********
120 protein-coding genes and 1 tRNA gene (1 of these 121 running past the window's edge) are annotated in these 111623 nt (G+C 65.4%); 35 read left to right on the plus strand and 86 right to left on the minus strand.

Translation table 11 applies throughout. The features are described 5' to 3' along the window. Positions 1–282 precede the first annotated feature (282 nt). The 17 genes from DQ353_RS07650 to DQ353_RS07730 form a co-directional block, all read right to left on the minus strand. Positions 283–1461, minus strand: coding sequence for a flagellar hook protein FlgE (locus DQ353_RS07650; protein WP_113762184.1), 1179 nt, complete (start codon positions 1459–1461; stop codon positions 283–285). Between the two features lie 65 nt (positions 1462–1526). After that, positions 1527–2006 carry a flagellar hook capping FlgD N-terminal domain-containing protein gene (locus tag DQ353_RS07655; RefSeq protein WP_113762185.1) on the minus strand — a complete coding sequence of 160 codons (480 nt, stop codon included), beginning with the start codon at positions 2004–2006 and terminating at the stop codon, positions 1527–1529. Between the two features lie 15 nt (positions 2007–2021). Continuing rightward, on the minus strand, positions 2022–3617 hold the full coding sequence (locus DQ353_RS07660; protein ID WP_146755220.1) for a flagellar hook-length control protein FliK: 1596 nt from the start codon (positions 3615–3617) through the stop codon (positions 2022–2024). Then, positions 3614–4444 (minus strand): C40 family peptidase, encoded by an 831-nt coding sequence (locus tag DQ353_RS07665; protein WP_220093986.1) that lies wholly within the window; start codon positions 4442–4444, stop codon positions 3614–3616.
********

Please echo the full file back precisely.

120 protein-coding genes and 1 tRNA gene (1 of these 121 running past the window's edge) are annotated in these 111623 nt (G+C 65.4%); 35 read left to right on the plus strand and 86 right to left on the minus strand.

Translation table 11 applies throughout. The features are described 5' to 3' along the window. Positions 1–282 precede the first annotated feature (282 nt). The 17 genes from DQ353_RS07650 to DQ353_RS07730 form a co-directional block, all read right to left on the minus strand. Positions 283–1461, minus strand: coding sequence for a flagellar hook protein FlgE (locus DQ353_RS07650; protein WP_113762184.1), 1179 nt, complete (start codon positions 1459–1461; stop codon positions 283–285). Between the two features lie 65 nt (positions 1462–1526). After that, positions 1527–2006 carry a flagellar hook capping FlgD N-terminal domain-containing protein gene (locus tag DQ353_RS07655; RefSeq protein WP_113762185.1) on the minus strand — a complete coding sequence of 160 codons (480 nt, stop codon included), beginning with the start codon at positions 2004–2006 and terminating at the stop codon, positions 1527–1529. Between the two features lie 15 nt (positions 2007–2021). Continuing rightward, on the minus strand, positions 2022–3617 hold the full coding sequence (locus DQ353_RS07660; protein ID WP_146755220.1) for a flagellar hook-length control protein FliK: 1596 nt from the start codon (positions 3615–3617) through the stop codon (positions 2022–2024). Then, positions 3614–4444 (minus strand): C40 family peptidase, encoded by an 831-nt coding sequence (locus tag DQ353_RS07665; protein WP_220093986.1) that lies wholly within the window; start codon positions 4442–4444, stop codon positions 3614–3616.